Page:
Masons! This is the true purpose of Freemasonry: To square the rough ashlar and thus attain spir- itual perfection! This can only be accomplished by the death of our outer, or crude, rough animal natures, which creates a refined spiritual and mental existence.

Only by being free from debasing influences will we truly become a Freemason: free from vanity, fear, religious dogma, greed, hate, lust, jealousy, and in general, free from all of the errors that chain the spiritual existence, until you and I accomplish this most difficult task, we will only be a Mason, not a Freemason.

So you see, Hiram had to die – and so must each of us individually.

This article was suggested by Ill. Pete Jantz, 33° Past PR of Santa Ana (now Orange County) Valley of Scottish Rite.

 

Our Honorary Hats Explained

Knight Commander of the Court of Honour

At the biennial session of the Supreme Council certain Masters of the Royal Secret, having held that degree for at least forty-six months prior to the session, are chosen to receive the Rank and Decoration of Knights Commander of the Court of Honour. These are chosen from the ranks of the Consistory for special service to Masonry, or to mankind, by the Deputy or Sovereign Grand Inspector General. The Knight Commander of the Court of Honour may be recognized by the red cap they are entitled to wear. The rank of KCCH, if petitioned or asked for, must be refused.

Thirty-Third Degree (33°), Inspector General Honorary

The Thirty-third Degree is conferred by the Supreme Council upon members of the Rite in recognition of outstanding work in the Rite or in public life. The 33° cannot be asked for and if asked for must be refused. At its biennial session the Supreme Council elects members of the Rite to receive the Degree. These 33° Masons are Inspectors General honorary and honorary members of the Supreme Council. The active members of the Supreme Council are chosen from among them.

Grand Cross of the Court of Honour

This is the highest individual honor that The Supreme Council bestows. It is voted very rarely to Thirty-third Degree Masons only for the most exceptional and extraordinary services. The Grand Cross cap is white with a blue band. On the front is a replica of the Grand Cross jewel, which is composed of a Teutonic Cross, with an embroidered crimson rose with green leaves at its center.

 

The Scottish Rite Is the University of Masonry

The Santa Ana Valley is participating in the Master Craftsman I & II correspondence course to further our light in Masonry. Master Craftsman I consists of 6 lessons with each lesson consisting of a se-ries of questions on our degrees plus a short essay. Master Craftsman II consists of 9 lessons with ques-tions on each degree along with an essay for each degree.

The following have completed Master Craftsman I: Frank J. Newcomb, Irv F. Womack II, Blair Birtcher, Gary C. Silverman, David P. Price, Robert S. Hummel, Peter J. Edgar, Peter H. Jantz, Steve M. Bass, Douglas A. Lishka, Walter H. Moore, Jr., James Segerstrom, Charles A. Grossman, Daniel R. Willerton, Robert W. McNamara, John R. Rider, Mark Phillips, Phillippe Jean Marie Antoine, Charles E. Reeves and Michael G. Selix. The following are enrolled in Master Craftsman I and are near completion: George W. Morton, Samuel E. Brandes, Thomas C. Olsen, James F. McCallion, James A. Cervantes, Da-vid J. Kussman, Ralph C. Shelton II, Dennis I. Newman, Ronald V. Maxwell, Norman B. Leeper, James M. graham, Jason B. Taylor and Jon-Paul Anthony Stone.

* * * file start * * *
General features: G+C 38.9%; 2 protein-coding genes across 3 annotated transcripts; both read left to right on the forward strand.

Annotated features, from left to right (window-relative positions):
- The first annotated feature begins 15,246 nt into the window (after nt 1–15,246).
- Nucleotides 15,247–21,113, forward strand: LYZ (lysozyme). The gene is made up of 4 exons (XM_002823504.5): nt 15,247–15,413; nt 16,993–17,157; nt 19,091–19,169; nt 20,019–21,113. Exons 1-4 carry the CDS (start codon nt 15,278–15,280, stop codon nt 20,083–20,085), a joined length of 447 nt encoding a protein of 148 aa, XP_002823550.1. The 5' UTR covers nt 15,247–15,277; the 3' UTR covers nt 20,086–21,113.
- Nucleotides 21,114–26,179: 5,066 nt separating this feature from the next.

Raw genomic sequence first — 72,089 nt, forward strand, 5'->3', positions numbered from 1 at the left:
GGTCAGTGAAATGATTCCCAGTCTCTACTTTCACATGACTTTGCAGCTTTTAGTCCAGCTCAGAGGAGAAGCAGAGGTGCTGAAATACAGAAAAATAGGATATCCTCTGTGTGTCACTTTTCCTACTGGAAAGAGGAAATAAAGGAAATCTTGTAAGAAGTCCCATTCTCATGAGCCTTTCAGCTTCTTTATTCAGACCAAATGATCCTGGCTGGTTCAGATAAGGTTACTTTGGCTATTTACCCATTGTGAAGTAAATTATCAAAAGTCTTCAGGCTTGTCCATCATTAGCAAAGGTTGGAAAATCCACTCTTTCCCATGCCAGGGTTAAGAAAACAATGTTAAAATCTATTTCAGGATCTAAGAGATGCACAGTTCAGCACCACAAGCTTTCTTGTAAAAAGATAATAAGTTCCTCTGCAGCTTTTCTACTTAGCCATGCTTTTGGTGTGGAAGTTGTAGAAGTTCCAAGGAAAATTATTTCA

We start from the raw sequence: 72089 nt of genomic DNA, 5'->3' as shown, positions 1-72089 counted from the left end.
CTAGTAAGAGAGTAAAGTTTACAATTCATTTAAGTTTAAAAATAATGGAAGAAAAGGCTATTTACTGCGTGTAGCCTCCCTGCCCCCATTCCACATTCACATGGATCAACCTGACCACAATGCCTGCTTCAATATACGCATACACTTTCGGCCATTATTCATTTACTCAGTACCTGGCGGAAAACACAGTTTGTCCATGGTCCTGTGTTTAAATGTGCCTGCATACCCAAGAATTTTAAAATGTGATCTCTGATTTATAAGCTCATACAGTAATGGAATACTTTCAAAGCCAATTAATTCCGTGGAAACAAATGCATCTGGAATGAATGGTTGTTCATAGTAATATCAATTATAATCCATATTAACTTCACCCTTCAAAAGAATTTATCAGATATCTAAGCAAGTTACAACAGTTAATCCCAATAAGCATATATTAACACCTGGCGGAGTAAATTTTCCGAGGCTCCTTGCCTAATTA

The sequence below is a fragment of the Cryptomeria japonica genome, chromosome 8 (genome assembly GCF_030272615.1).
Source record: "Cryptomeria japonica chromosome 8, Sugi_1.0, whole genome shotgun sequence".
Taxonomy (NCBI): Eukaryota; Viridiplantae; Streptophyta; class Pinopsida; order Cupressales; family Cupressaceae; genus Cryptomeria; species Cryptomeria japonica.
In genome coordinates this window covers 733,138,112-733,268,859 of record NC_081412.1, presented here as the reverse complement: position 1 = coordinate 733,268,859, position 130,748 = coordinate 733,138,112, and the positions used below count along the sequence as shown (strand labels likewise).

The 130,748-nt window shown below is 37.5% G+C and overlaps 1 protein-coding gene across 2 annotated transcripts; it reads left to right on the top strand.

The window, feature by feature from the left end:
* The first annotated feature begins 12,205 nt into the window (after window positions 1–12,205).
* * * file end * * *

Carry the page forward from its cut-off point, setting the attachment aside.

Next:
The following have completed Master Craftsman II: Robert W. McNamara, Mark C. Phillips, Phil-lippe Jean Marie Antoine and Charles E. Reeves. John R. Rider is enrolled in Master Craftsman II and is nearing completion.

Keep up the good work on seeking new light my Brothers,

Charles E. Reeves, 32⁰ and Bob McNamara, 32⁰ KCCH
Master Craftsman, Co-Chairman

Mouth to Ear

Illustrious Ernest Borgine, 33° Grand Cross Court of Honour

Illustrious Ernest Borgine, 33° Grand Cross Court of Honour

In 1946, I travelled with a friend down to a little town called Abingdon, Virginia, to see what the Barter Theatre had to offer. It offered nothing except hard work and board. My friend, not accept-ing the work they offered him, stayed one day – I stayed five years. In that time I grew to love the town and all it offered. The people, in particular, were simply marvelous. Occasionally I would be assigned to go down to the printing shop and get posters made for the upcoming shows at the Barter Theatre. One day, in talking to the owner of the print shop, one Elmo Vaughan, I found that he belonged to the local Masonic Lodge, No. 48, in Abingdon. My father was also a Mason and had advanced to the Thirty-second Degree in Scottish Rite Masonry, and I told this to Elmo. He was pleased, and sensing his pleasure, I asked him if maybe I could join. He said nothing, continuing his work, and a short while later, I took my posters and left. The next time I saw Elmo, I asked him again about joining the Masonic Order – again he said nothing – and again my work took me away. We became good friends and finally one day I passed by and again I asked if I could join the Masons. Instantly, he whipped out an application and I hurriedly filled it out. I didn’t learn ’til later, that in those days, you had to ask three times. I was thrilled! Not only was I going to be the first actor ever in Lodge No. 48, but I could just imagine my father’s surprise when I would spring the old greetings on him! I wanted only to surprise my Dad – and was I surprised, when after I was made an En-tered Apprentice, I found I had to remember everything that happened to me at that event and come back and answer ques-tions about it!